One of the things journalism teaches you over and over again is that nothing ruins a good story quite like the facts.
Consider, for example, this week's renewal of the chattering classes' infatuation with the "tea party" movement, timed to coincide with the deadline to file federal income tax returns. The group is conventionally portrayed as a burgeoning populist expression of discontent that sprouted spontaneously from the grass-roots and cuts in new ways across sectional, class and gender lines.
Reams of analysis have proceeded from those assumptions, but like a great deal that's based on anecdotal reporting, it turns out to be wrong. To their great credit, the New York Times and CBS undertook extensive, and expensive, polling that provides the first reliable look at the tea party supporters. Little that has been generally assumed survived the scrutiny.
As it turns out, fewer than 1 in 5 Americans "supports" the tea party movement in any respect, and just 4% of all adult Americans have contributed to it or attended one of its events or both. (On any given day, you probably could drum up twice as many people who think the Pentagon is hiding dead aliens in Area 51.)
Of the 18% of all adults who expressed support for the tea party, the overwhelming majority were white (89%), male (59%) Republicans over age 45 (75%) and significantly more affluent and better educated than the majority of Americans. One in five has an annual income greater than $100,000, and 37% have advanced degrees. More than 9 out of 10 think President Obama is pushing the country into "socialism."
The survey also found that more than half of the tea party supporters say "the policies of the administration favor the poor, and 25% think that the administration favors blacks over whites -- compared with 11% of the general public."
If all this is beginning to have a familiar ring, it's because you've met these guys before: They're the "angry white males" we've been reading about since political strategist-turned-analyst Kevin Phillips first identified them as an electoral presence during Richard Nixon's successful presidential campaign in 1968.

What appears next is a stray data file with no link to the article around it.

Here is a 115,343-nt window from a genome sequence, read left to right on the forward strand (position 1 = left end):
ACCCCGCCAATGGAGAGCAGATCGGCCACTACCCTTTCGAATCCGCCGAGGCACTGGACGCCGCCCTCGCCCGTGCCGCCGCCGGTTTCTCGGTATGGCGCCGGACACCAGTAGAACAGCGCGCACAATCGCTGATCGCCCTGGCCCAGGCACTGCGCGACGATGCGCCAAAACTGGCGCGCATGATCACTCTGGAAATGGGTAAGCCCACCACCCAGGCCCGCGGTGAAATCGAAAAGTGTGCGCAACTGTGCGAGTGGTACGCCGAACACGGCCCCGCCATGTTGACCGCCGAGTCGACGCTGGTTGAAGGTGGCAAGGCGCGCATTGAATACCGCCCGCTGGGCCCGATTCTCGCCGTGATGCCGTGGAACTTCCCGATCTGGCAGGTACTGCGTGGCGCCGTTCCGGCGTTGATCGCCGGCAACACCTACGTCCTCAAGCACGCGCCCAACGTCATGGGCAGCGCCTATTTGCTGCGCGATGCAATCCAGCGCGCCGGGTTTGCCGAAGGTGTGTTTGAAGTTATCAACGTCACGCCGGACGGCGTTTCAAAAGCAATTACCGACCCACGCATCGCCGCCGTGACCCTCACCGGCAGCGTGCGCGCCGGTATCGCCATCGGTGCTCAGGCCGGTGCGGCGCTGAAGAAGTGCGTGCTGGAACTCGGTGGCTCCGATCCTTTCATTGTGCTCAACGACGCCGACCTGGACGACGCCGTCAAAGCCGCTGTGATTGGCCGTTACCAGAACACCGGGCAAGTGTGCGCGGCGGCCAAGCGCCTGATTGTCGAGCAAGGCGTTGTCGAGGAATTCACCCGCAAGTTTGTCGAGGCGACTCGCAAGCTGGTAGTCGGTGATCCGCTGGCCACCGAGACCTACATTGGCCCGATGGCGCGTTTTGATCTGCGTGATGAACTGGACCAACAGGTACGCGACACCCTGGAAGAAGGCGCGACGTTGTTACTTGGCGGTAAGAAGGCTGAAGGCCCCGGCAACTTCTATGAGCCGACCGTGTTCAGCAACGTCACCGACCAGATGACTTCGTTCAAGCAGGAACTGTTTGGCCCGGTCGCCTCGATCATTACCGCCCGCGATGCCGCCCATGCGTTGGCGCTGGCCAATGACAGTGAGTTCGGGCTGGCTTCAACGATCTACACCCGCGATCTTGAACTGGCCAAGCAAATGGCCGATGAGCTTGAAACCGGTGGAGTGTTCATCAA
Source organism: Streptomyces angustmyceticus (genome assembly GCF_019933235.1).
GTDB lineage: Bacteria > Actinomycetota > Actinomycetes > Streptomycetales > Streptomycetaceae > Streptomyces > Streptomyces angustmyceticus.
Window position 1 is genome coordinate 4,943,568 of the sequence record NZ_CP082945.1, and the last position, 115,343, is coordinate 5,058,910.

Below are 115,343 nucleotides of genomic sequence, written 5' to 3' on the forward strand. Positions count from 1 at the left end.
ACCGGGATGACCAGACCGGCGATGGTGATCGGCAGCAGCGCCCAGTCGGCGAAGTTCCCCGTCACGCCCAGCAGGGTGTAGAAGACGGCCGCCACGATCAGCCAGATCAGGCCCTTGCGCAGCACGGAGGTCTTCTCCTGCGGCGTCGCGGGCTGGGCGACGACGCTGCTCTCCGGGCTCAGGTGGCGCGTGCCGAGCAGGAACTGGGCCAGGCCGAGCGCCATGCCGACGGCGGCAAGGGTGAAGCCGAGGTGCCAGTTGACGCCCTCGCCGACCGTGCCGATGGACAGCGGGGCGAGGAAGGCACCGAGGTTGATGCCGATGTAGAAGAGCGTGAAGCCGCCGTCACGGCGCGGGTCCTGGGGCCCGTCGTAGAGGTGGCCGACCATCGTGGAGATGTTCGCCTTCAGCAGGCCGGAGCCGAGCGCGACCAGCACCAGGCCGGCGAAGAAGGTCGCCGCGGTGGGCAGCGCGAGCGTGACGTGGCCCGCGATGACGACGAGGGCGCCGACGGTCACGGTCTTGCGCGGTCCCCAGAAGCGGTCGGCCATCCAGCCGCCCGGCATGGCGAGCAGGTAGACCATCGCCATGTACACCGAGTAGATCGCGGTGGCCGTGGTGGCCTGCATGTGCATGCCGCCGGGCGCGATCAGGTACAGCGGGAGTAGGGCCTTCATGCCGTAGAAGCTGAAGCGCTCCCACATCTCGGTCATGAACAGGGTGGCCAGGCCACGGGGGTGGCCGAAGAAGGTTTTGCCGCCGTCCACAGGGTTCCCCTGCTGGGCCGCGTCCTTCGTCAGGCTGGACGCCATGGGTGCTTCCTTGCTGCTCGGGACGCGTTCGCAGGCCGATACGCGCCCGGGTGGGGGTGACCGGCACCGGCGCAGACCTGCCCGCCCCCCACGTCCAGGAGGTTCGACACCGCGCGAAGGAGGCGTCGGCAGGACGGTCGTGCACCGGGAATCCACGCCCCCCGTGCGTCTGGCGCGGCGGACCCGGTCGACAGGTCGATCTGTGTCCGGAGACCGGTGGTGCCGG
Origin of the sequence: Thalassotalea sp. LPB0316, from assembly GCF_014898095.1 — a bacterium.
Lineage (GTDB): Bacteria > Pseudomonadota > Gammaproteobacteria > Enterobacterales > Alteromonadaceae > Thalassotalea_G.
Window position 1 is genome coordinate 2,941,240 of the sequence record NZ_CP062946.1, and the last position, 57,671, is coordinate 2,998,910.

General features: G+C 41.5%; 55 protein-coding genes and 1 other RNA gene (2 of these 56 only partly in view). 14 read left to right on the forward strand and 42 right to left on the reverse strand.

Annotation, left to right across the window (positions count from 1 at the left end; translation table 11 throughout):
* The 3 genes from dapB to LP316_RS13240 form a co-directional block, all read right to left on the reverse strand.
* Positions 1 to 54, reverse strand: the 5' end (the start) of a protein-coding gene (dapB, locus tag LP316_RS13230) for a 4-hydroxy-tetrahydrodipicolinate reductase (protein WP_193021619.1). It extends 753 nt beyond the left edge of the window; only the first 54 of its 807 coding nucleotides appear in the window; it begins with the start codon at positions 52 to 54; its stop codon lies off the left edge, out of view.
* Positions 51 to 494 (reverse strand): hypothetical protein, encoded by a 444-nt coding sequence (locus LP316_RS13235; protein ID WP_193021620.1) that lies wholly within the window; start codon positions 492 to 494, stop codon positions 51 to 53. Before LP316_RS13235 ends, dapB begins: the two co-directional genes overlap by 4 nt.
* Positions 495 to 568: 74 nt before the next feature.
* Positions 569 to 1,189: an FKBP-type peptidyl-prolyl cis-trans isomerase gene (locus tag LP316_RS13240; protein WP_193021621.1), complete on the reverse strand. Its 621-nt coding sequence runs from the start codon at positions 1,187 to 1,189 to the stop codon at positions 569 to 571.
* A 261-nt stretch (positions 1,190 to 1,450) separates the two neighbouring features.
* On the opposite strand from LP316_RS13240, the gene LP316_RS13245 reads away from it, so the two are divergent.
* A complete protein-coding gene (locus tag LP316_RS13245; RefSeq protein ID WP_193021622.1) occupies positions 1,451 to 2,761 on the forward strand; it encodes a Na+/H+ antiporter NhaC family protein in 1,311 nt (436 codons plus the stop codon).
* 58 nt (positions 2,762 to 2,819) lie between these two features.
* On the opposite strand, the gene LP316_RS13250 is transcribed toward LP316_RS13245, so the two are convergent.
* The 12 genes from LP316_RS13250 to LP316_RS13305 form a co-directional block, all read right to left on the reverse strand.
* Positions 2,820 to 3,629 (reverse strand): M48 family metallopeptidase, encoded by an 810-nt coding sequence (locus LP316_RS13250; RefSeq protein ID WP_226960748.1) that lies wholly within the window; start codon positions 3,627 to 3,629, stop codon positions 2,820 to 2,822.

They share many qualities with other Americans. For example, while 96% of tea party supporters say they disapprove of the current Congress, 40% think their own representative does a good job, a sentiment shared by 46% of all adults, 73% of whom disapprove of the performance of Congress as a whole.
They aren't, however, implacable foes of "big government" or even of taxes. More than half (52%) told the pollsters they think their own "income taxes this year are fair," just 10% less than all American adults. Moreover, a majority told follow-up interviewers that, though they wanted "smaller government," they didn't want cuts in our largest social programs, Social Security and Medicare.
So much for the surge of a new anti-government populism.
What the movement really amounts to is old wine in new skins, a re-branding of the old-fashioned angry white male in a camera-ready package tailored to the demands of the 24-hour cable news cycle.
Let's return to this week, for example: There's nothing harder for TV to cover than a tax-filing deadline -- no conflict, no action pictures. By staging rallies on April 15, and particularly in Washington, the tea party's strategists made themselves and their speakers the center of cable news coverage. This was true despite the fact that, as the poll demonstrates, a majority of the movement's supporters think their taxes are fair.
As regular readers of this column will recall, the public packaging of the tea party movement -- and particularly events that win it TV airtime, like cross-country bus tours, rallies and ads -- is mainly the product of California Republican political consultants, foremost among them the Sacramento-based firm of Russo Marsh and Rogers. That company has not only promoted the movement but also used it to raise money for a political action committee, Our Country Deserves Better, founded to oppose Obama during the general election. This week, Politico reported that, according to federal filings, the Our Country PAC has raised $2.7 million since launching the Tea Party Express bus tours.
"That fundraising success," Politico wrote, "has also meant a brisk business for Russo Marsh." The website found that Russo Marsh and a sister firm received $1.9 million of the $4.1 million in payments made by the PAC; some of those funds would have gone for TV airtime and to vendors.
It's good to see that all the creeping socialism in the nation hasn't silenced traditional voices, like those of the angry white male, nor wrung the profit motive from our politics.